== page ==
Investing in the People in the Community
Banneker has also invested in the people in the community, to the tune of more than $1.5 million, starting the Banneker Foundation in 2016 to encourage young people to get involved in STEM. As he spoke to Tax Credit Advisor, Karim was finalizing a large-scale gifting of bicycles to residents of Ward 8. Banneker has also given away hundreds of backpacks annually and is involved with emergency housing, outreach to homeless residents, utility bill assistance and other charitable ventures. Banneker staff live in the community and the company has an office on Good Hope Road in the Anacostia neighborhood, he notes.

In the housing projects themselves, Banneker offers residents financial fitness programs, job training and small business development workshops. “It takes affordable bricks and mortar, but it also takes investment in the residents,” he says.

Other real estate projects Banneker has been involved with include the Residences on Euclid Street, a 34-unit development in Columbia Heights, The Residents on Georgia Avenue, an 18-unit development across from Walter Reed Hospital, and Foundry Lofts at the Yard, a mixed-use project of 170 apartments and commercial space at the old Washington Navy Yard in the Baseball District.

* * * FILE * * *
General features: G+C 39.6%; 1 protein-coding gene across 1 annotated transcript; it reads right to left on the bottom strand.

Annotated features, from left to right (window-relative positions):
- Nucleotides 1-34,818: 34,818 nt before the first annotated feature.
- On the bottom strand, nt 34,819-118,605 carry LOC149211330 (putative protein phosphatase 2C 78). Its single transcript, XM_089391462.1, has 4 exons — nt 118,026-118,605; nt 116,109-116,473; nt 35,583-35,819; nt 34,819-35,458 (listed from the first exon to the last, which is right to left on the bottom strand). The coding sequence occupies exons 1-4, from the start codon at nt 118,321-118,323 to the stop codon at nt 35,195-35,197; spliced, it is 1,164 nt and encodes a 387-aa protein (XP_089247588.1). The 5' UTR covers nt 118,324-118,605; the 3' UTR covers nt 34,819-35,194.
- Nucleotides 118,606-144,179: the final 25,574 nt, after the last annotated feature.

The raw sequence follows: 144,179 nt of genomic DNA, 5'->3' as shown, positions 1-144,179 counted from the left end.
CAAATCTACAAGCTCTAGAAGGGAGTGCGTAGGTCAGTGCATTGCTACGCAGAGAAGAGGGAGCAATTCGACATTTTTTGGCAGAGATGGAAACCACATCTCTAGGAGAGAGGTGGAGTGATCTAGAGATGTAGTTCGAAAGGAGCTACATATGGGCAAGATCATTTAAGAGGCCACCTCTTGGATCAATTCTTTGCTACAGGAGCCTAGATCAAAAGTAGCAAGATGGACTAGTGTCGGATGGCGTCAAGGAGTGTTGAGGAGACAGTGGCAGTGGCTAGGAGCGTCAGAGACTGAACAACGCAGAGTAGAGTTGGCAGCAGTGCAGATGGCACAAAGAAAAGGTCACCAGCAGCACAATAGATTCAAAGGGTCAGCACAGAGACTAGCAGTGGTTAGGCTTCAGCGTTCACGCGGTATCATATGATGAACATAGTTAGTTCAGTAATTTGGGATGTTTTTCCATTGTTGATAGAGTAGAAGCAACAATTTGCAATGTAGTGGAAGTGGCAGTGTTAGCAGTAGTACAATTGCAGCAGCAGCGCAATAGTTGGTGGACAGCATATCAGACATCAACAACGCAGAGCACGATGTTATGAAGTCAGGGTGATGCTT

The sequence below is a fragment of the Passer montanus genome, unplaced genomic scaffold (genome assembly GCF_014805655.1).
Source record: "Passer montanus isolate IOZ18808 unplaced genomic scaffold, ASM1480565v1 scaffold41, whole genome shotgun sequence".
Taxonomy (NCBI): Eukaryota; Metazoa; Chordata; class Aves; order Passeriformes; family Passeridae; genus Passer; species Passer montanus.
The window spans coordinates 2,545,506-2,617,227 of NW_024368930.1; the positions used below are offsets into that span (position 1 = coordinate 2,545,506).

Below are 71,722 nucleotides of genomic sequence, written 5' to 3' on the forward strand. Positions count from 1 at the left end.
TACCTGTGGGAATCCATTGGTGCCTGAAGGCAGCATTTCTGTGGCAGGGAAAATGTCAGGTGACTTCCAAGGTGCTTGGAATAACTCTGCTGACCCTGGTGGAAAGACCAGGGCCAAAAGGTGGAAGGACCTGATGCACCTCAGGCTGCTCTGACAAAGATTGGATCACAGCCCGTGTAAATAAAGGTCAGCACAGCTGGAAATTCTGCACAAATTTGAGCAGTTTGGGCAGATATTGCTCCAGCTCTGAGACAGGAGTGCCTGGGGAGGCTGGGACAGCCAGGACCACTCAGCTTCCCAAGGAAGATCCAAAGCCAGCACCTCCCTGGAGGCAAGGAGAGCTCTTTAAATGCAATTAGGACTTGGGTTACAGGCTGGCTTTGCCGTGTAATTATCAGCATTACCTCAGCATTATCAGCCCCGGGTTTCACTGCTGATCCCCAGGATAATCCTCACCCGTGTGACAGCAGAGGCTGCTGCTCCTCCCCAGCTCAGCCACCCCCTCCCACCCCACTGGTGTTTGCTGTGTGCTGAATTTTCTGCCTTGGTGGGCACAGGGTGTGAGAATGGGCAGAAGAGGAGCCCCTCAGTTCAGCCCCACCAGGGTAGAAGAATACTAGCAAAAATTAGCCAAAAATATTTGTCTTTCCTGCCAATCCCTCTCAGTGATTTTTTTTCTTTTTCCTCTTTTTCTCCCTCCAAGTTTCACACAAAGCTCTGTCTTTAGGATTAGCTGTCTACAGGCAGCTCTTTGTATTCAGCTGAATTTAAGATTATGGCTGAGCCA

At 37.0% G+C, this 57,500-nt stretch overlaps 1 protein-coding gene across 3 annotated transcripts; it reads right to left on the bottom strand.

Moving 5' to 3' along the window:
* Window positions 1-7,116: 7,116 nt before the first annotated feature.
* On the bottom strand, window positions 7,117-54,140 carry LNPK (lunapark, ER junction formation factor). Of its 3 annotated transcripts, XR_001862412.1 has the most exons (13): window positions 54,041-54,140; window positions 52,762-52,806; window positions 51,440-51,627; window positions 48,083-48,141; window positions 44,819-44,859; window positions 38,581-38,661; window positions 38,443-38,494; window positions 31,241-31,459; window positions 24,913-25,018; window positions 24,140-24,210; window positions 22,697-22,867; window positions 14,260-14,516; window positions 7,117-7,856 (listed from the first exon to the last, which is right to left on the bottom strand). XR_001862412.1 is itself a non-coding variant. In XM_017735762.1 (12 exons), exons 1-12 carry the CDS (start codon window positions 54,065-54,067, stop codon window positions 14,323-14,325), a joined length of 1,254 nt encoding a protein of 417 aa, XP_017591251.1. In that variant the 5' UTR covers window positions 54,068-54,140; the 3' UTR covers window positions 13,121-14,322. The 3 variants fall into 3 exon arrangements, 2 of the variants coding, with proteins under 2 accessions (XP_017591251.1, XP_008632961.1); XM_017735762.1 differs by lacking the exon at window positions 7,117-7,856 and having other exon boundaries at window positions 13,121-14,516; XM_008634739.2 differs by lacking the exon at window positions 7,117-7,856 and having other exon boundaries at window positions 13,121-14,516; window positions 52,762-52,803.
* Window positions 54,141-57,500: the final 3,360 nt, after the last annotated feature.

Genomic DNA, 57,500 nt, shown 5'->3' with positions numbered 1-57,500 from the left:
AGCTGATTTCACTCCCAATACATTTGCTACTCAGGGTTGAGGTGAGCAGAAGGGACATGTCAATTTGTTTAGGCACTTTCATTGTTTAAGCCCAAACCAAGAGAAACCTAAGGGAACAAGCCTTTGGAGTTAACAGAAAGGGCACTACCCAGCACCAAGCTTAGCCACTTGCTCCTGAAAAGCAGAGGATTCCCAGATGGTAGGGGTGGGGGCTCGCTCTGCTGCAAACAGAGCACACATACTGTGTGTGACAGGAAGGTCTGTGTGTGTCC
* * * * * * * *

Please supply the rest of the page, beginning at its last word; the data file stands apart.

“It’s an aggressive goal,” he says of the 200 units the firm is developing at the Malcolm X site, “but if you aren’t aggressive, you won’t ever get anything done.” Karim says the development is seeking to maximize unit density there in support of the District’s goal of 36,000 new housing units by 2025, including 12,000 affordable units.

“It was aggressive to bring a baseball team to Washington, DC,” he notes. “It was aggressive to send a man to the moon. Any challenge is difficult. But anything can be accomplished with focus.”

Story Contact:
Omar A. Karim, President, Banneker Communities
Washington, DC and Silver Spring, MD

Mark Fogarty has covered housing and mortgages for more than 30 years. A former editor at National Mortgage News, he has written extensively about tax credits.